But from that recognition, it is not proper to draw the conclusion that we should be unconcerned with the protection of other species. It is wrong for humans to be cruel to animals, but the true evil cannot be grasped without seeing the evil this cruelty does to human beings. It is the corruption of the human soul revealed in cruelty to animals that is the most shocking aspect of this cruelty. For the same cruelty practiced by a hawk upon its prey would not be the same evil—indeed it would be no evil at all. Hawks are not interested in protecting kangaroo rats and cannot be blamed for their indifference. Human beings should care for the earth, but more for their own sake than for the sake of the earth. Earth is glorious among planets above all because it is the home for men. It would be unworthy of our human dignity, as well as being shortsighted, to foul our own nest.

—Glen E. Thurow, “Endangered Species and Endangered Humanity,” published by The Claremont Institute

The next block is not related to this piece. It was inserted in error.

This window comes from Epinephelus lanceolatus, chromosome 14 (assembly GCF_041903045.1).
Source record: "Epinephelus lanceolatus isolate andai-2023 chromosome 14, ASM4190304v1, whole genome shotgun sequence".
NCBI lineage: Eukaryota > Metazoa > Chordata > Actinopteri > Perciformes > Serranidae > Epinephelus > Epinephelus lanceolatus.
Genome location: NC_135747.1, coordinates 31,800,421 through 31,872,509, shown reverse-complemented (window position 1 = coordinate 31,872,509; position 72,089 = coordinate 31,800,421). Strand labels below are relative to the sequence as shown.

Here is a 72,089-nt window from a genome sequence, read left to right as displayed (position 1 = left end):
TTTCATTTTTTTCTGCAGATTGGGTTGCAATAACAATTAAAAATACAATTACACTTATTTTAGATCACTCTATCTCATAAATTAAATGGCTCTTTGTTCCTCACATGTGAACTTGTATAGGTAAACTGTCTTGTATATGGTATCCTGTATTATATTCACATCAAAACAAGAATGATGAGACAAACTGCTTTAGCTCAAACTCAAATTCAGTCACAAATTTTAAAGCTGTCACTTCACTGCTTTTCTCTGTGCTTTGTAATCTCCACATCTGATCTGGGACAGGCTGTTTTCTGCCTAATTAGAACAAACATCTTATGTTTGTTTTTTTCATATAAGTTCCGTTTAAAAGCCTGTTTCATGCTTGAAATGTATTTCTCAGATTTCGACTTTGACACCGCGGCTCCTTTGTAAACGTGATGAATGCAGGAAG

On Bureaucracy

Bureaucrats, like private business people, act to further their self-interest. Instead of financial gain, their reward is the perquisites resulting from advancement. Because they do not “profit” from their decisions, they do not necessarily manage their bureau in a manner designed to generate the most satisfaction or benefits for the users of the bureau’s services.

Decisions by the bureaucrat do not result in more or less profit as the customers or users react by purchasing more or fewer goods or services. People in private business, seeking profit, consider their customers. If their business decisions produce more satisfaction, they gain more income. A successful bureaucrat, in contrast, would gain salary, rank, and prestige. The bureaucrat’s most advantageous policy, therefore, is one that increases the size of the bureau, the size of its budget, and the number of people the bureaucrat supervises.

—Michael D. Copeland, writing in The Yellowstone Primer